“The statute [on the Underwriting Method] is long,” he said. “And like I said, it requires auditing. So the first thing that’s going to happen in any litigation is you’re going to be asked to provide those auditing details.”
Any mca funder curious about compliance, including for access to the full guide, should contact David Austin directly at email@example.com.
Since the law has gone into effect, deBanked has determined that some funders are complying with the law already and are continuing to operate in the state like normal while others are taking a wait-and-see approach. Any funder thinking they can fly under the radar of the DFPI and ignore the regulations should consider that a compliance failure could likely be exposed in litigation.
“We know what the defense counsel is going to do,” said Austin, speaking on merchants’ lawyers using the disclosure requirements as a weapon. “They’re gonna push, push, push, push, push.”
In a simple sense, the question of whether or not commercial finance companies can potentially disregard portions of New York’s commercial finance disclosure law on the basis that a similar federal law (TILA) has the superior claim to the legalities surrounding APR disclosures, has been answered by the CFPB. It says no. The agency believes that the two laws do not conflict with each other on the stated basis that TILA regulates “consumer purpose transactions” hence New York’s law is not preempted by TILA. At this time this is merely the CFPB’s “preliminary determination.” Now it is asking for the public’s thoughts on the matter.
“The CFPB is requesting comment on whether it should finalize its preliminary determination that the New York law – as well as potentially similar laws in California, Utah, and Virginia – are not preempted.”
The timing is a bit curious given that this issue has just been legally raised in another state. The deadline to submit comment to the CFPB is January 20, 2023.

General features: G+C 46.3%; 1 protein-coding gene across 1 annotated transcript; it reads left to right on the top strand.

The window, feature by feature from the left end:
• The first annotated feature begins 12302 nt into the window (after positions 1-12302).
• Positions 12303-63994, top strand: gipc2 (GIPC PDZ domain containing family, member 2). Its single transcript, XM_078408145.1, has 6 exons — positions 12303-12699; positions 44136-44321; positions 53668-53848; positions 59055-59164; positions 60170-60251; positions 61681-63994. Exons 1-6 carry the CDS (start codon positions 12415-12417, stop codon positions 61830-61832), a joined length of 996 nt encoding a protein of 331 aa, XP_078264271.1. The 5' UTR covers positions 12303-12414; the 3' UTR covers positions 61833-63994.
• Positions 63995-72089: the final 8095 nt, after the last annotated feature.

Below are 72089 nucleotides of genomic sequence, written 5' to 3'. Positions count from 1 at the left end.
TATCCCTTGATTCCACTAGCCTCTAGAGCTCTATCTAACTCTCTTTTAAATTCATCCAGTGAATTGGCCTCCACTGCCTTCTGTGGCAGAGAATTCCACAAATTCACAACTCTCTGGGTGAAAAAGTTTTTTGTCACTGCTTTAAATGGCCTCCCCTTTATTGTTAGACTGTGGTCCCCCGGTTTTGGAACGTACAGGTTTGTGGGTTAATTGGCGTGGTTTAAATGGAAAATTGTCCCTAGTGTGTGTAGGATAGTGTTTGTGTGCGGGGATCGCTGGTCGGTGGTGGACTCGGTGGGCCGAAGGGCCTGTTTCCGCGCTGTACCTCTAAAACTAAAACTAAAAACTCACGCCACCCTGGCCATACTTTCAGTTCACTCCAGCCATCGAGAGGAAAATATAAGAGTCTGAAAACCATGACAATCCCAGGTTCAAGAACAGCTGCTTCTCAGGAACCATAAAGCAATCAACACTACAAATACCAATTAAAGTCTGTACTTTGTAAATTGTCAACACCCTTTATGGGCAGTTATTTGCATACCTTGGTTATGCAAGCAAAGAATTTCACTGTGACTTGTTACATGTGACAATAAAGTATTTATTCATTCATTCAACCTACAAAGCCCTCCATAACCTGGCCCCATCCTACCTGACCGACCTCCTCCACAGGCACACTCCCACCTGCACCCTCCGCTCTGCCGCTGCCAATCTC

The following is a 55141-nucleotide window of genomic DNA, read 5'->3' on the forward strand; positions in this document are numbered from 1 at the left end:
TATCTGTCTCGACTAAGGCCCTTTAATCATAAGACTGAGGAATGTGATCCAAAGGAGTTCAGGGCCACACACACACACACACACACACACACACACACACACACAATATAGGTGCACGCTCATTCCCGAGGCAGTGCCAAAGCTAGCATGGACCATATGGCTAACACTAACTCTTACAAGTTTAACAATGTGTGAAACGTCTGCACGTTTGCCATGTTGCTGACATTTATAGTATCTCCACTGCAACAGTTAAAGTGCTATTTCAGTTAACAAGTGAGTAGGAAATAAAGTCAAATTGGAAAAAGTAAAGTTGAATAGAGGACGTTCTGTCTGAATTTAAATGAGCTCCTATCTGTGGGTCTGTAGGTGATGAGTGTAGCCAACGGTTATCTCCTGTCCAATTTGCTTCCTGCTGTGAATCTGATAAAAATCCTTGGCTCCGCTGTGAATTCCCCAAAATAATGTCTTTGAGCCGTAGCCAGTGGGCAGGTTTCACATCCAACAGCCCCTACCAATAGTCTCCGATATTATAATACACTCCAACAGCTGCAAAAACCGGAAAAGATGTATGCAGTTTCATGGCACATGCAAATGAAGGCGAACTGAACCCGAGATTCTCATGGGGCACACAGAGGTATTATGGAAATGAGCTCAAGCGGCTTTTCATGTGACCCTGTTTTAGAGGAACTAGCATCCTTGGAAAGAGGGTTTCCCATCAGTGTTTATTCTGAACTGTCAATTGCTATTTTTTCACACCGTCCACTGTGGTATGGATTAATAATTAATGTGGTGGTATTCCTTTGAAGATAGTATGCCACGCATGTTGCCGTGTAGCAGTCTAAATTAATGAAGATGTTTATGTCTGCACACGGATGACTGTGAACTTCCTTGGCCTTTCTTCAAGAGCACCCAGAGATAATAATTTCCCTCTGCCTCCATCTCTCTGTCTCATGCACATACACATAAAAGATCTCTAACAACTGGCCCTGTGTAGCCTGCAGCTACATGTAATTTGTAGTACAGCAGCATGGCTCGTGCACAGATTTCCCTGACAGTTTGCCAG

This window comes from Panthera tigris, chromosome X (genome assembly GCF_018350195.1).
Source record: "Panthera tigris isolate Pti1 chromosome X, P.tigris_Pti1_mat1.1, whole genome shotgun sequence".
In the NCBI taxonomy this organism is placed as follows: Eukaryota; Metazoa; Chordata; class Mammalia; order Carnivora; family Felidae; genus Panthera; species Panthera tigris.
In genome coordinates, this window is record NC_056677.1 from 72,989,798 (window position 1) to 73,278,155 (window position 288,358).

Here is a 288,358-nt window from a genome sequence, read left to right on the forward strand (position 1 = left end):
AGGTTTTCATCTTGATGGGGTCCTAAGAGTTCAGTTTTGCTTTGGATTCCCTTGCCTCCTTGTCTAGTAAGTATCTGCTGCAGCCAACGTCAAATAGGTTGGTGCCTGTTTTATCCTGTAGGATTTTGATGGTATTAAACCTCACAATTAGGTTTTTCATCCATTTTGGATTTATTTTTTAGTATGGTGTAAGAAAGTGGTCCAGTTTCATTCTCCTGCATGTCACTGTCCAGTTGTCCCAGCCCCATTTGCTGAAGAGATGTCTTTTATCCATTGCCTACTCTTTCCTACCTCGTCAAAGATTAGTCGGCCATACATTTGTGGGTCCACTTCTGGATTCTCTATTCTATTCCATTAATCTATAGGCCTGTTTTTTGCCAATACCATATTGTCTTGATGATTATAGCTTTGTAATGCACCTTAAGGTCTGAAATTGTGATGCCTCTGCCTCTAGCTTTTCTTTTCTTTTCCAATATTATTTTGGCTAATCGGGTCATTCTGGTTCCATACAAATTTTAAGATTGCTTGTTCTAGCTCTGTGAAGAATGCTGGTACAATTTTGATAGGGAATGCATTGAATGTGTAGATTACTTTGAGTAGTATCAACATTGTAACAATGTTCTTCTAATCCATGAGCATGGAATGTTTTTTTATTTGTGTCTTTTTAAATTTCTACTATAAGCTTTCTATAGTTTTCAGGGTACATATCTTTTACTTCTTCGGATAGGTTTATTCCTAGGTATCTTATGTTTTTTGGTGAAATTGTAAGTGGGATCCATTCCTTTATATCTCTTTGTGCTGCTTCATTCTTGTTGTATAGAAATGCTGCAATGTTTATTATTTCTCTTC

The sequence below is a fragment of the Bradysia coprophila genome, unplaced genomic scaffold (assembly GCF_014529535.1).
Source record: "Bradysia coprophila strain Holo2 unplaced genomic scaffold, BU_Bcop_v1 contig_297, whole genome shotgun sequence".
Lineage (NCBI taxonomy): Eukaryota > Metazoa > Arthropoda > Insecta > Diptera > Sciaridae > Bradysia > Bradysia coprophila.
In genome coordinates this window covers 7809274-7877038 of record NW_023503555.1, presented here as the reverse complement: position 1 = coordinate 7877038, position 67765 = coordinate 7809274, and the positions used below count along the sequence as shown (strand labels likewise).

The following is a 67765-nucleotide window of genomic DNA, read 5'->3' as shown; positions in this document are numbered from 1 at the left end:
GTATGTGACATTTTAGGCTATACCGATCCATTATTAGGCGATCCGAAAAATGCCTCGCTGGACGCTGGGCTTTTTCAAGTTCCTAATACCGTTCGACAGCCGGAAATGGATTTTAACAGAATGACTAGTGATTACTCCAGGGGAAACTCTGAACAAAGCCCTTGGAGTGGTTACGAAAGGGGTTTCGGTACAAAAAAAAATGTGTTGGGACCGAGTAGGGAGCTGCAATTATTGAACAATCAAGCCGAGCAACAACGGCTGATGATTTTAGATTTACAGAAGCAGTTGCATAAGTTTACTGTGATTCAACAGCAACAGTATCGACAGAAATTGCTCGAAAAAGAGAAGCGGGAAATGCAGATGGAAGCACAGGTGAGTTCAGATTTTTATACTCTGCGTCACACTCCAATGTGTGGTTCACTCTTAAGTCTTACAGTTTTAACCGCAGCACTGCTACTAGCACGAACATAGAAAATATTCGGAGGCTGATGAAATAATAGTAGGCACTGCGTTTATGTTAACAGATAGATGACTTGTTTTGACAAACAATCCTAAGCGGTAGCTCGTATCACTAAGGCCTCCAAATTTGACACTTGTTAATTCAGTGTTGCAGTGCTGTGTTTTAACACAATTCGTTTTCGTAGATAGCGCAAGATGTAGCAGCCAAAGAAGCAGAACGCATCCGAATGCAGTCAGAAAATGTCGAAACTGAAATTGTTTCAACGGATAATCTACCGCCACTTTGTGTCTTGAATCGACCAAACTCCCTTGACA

Criminal charges have finally been introduced to the MJ Capital Funding ponzi scheme saga. Last week, 29-year-old Pavel Ramon Ruiz Hernandez was charged by federal prosecutors with Conspiracy to Commit Wire Fraud. According to the allegations, Hernandez helped manage the operations of MJ Capital and oversaw significant fundraising efforts for the company while knowing that the business was a ponzi scheme. All told, it’s alleged that he and his co-conspirators defrauded investors out of $42 million.
MJ Capital Funding pretended to be an MCA provider but did not actually operate an MCA business, nor was the company known within the MCA industry.
Much of the investigations have focused on Johanna M. Garcia, the CEO of the company, but to date she has not been criminally charged.
If Ruiz Hernandez is convicted, he faces a maximum penalty of 20 years in prison, the DOJ states. The MJ Capital ponzi scheme is reported to have affected over 9,000 investors.
The criminal trial of Brendan Ross, the former alternative lending hedge fund operator accused of wire fraud, has been postponed to October 11, 2022. It had previously been set for July 26. Both sides agreed to the delay. Ross has been out on bond. He has pled not guilty.
Another alleged SBA fraud scheme has met its end after eight defendants were recently charged in the Eastern District of Pennsylvania. The group netted $7 million in Paycheck Protection Program loans, Economic Injury Disaster Loans, and pre-pandemic Small Business Administration loans. Defendants Frank Hamilton, Michael Jones, Tina Chen, Kenny Tran, Tim Park, Peter An, Joseph Greco, and Edwin Bonilla are all California residents.